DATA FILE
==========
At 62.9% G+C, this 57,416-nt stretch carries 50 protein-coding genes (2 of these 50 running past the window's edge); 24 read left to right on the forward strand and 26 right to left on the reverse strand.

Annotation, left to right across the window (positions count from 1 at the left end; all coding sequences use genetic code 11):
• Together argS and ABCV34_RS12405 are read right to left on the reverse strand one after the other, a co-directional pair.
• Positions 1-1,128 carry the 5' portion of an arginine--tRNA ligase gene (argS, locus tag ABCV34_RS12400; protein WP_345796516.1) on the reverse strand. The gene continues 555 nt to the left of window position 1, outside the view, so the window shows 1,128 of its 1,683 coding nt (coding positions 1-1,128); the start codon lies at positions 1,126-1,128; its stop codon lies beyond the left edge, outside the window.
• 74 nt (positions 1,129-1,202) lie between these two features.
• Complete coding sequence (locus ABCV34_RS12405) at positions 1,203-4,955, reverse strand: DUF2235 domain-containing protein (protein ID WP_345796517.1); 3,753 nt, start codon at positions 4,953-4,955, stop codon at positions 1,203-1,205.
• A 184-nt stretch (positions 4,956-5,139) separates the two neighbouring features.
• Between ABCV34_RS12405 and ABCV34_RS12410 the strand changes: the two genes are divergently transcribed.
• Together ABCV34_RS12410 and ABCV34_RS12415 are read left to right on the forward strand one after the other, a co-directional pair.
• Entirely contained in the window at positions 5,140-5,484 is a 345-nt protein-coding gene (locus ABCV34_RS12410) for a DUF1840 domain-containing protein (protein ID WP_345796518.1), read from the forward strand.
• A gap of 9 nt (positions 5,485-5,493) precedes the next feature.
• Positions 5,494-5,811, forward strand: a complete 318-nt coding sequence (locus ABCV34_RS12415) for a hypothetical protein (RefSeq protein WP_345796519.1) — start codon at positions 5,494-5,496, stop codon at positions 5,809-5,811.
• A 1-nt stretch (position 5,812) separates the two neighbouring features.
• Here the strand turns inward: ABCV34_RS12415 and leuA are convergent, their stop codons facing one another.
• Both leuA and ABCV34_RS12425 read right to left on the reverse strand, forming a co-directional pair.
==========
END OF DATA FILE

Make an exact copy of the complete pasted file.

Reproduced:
At 62.9% G+C, this 57,416-nt stretch carries 50 protein-coding genes (2 of these 50 running past the window's edge); 24 read left to right on the forward strand and 26 right to left on the reverse strand.

Annotation, left to right across the window (positions count from 1 at the left end; all coding sequences use genetic code 11):
• Together argS and ABCV34_RS12405 are read right to left on the reverse strand one after the other, a co-directional pair.
• Positions 1-1,128 carry the 5' portion of an arginine--tRNA ligase gene (argS, locus tag ABCV34_RS12400; protein WP_345796516.1) on the reverse strand. The gene continues 555 nt to the left of window position 1, outside the view, so the window shows 1,128 of its 1,683 coding nt (coding positions 1-1,128); the start codon lies at positions 1,126-1,128; its stop codon lies beyond the left edge, outside the window.
• 74 nt (positions 1,129-1,202) lie between these two features.
• Complete coding sequence (locus ABCV34_RS12405) at positions 1,203-4,955, reverse strand: DUF2235 domain-containing protein (protein ID WP_345796517.1); 3,753 nt, start codon at positions 4,953-4,955, stop codon at positions 1,203-1,205.
• A 184-nt stretch (positions 4,956-5,139) separates the two neighbouring features.
• Between ABCV34_RS12405 and ABCV34_RS12410 the strand changes: the two genes are divergently transcribed.
• Together ABCV34_RS12410 and ABCV34_RS12415 are read left to right on the forward strand one after the other, a co-directional pair.
• Entirely contained in the window at positions 5,140-5,484 is a 345-nt protein-coding gene (locus ABCV34_RS12410) for a DUF1840 domain-containing protein (protein ID WP_345796518.1), read from the forward strand.
• A gap of 9 nt (positions 5,485-5,493) precedes the next feature.
• Positions 5,494-5,811, forward strand: a complete 318-nt coding sequence (locus ABCV34_RS12415) for a hypothetical protein (RefSeq protein WP_345796519.1) — start codon at positions 5,494-5,496, stop codon at positions 5,809-5,811.
• A 1-nt stretch (position 5,812) separates the two neighbouring features.
• Here the strand turns inward: ABCV34_RS12415 and leuA are convergent, their stop codons facing one another.
• Both leuA and ABCV34_RS12425 read right to left on the reverse strand, forming a co-directional pair.